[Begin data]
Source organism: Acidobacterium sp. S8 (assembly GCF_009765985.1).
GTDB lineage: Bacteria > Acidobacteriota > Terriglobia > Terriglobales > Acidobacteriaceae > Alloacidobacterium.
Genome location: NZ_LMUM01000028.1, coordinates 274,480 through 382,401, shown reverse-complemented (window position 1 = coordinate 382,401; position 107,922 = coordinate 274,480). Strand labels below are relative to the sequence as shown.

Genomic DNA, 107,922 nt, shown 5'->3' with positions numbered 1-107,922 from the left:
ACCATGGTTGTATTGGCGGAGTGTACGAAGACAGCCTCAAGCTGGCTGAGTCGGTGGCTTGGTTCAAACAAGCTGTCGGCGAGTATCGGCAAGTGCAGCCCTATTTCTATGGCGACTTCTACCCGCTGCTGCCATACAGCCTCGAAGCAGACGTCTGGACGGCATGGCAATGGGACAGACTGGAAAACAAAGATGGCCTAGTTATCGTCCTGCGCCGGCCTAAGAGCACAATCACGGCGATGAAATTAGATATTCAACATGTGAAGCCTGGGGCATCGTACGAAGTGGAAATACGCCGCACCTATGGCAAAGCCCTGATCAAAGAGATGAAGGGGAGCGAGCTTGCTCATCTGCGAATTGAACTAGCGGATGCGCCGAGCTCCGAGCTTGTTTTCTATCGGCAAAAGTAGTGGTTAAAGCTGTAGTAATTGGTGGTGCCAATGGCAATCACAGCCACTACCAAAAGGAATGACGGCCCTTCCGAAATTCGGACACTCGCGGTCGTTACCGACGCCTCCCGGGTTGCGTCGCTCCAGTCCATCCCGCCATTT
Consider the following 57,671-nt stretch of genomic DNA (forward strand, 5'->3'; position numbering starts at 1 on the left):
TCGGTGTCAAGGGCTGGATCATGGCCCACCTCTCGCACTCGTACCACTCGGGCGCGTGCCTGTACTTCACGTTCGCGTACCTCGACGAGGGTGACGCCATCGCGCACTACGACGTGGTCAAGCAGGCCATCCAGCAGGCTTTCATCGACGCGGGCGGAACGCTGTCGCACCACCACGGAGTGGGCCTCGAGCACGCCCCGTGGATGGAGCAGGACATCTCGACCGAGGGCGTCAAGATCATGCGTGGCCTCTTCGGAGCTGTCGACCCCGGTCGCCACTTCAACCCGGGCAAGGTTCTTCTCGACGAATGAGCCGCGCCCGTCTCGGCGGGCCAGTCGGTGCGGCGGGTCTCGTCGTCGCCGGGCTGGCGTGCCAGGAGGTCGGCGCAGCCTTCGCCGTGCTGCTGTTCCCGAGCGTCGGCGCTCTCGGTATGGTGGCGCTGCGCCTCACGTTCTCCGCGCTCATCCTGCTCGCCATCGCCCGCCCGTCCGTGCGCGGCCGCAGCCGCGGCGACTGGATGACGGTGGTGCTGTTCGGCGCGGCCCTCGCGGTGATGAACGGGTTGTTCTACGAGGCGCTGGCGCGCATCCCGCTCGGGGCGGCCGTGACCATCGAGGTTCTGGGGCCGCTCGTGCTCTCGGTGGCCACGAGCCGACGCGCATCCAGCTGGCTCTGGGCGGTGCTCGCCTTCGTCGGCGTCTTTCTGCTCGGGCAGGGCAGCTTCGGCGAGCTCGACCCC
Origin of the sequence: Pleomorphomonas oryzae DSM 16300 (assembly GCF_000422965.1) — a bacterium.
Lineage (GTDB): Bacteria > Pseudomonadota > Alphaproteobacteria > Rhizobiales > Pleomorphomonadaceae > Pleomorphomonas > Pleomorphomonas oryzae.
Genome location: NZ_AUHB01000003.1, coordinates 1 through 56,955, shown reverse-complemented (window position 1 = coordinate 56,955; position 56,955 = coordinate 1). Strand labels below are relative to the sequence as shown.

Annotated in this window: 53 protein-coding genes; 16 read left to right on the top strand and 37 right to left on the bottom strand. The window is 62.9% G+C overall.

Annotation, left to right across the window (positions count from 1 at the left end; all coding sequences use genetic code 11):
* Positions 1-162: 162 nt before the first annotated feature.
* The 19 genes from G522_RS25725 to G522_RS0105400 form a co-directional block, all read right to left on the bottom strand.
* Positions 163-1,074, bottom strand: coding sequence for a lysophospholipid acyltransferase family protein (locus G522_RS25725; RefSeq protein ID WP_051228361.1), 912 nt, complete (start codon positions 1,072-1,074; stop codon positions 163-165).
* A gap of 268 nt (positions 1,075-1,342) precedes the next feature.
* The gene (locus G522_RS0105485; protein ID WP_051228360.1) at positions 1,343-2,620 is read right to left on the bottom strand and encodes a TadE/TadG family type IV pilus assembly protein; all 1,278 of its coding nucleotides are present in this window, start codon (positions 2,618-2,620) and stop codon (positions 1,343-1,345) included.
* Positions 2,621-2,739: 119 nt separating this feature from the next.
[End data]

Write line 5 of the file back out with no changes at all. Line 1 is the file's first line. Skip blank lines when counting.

ACCATGGTTGTATTGGCGGAGTGTACGAAGACAGCCTCAAGCTGGCTGAGTCGGTGGCTTGGTTCAAACAAGCTGTCGGCGAGTATCGGCAAGTGCAGCCCTATTTCTATGGCGACTTCTACCCGCTGCTGCCATACAGCCTCGAAGCAGACGTCTGGACGGCATGGCAATGGGACAGACTGGAAAACAAAGATGGCCTAGTTATCGTCCTGCGCCGGCCTAAGAGCACAATCACGGCGATGAAATTAGATATTCAACATGTGAAGCCTGGGGCATCGTACGAAGTGGAAATACGCCGCACCTATGGCAAAGCCCTGATCAAAGAGATGAAGGGGAGCGAGCTTGCTCATCTGCGAATTGAACTAGCGGATGCGCCGAGCTCCGAGCTTGTTTTCTATCGGCAAAAGTAGTGGTTAAAGCTGTAGTAATTGGTGGTGCCAATGGCAATCACAGCCACTACCAAAAGGAATGACGGCCCTTCCGAAATTCGGACACTCGCGGTCGTTACCGACGCCTCCCGGGTTGCGTCGCTCCAGTCCATCCCGCCATTT